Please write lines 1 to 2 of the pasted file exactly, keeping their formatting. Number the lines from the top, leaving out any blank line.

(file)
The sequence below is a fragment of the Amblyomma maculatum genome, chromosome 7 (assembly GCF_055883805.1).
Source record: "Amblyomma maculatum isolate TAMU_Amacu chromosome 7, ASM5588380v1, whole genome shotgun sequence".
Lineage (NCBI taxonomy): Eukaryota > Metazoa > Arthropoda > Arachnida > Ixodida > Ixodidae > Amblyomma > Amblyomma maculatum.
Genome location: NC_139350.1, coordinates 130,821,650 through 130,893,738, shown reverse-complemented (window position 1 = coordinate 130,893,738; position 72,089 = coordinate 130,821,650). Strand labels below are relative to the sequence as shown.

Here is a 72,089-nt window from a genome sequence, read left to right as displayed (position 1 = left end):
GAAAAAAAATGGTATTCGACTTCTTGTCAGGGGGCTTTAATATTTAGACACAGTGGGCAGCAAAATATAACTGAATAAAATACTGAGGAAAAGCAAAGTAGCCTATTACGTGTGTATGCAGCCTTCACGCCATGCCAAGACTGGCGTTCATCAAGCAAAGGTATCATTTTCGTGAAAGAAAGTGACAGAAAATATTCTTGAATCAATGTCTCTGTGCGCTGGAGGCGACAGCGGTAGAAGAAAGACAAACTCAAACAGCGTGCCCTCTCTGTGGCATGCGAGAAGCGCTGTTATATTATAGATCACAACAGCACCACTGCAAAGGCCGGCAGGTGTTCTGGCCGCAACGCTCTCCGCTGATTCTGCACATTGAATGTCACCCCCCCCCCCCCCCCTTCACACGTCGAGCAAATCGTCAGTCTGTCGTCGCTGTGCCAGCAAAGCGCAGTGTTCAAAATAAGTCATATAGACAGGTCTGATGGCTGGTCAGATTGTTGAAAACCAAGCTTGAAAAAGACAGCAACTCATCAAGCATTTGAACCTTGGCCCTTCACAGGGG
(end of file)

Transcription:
The sequence below is a fragment of the Amblyomma maculatum genome, chromosome 7 (assembly GCF_055883805.1).
Source record: "Amblyomma maculatum isolate TAMU_Amacu chromosome 7, ASM5588380v1, whole genome shotgun sequence".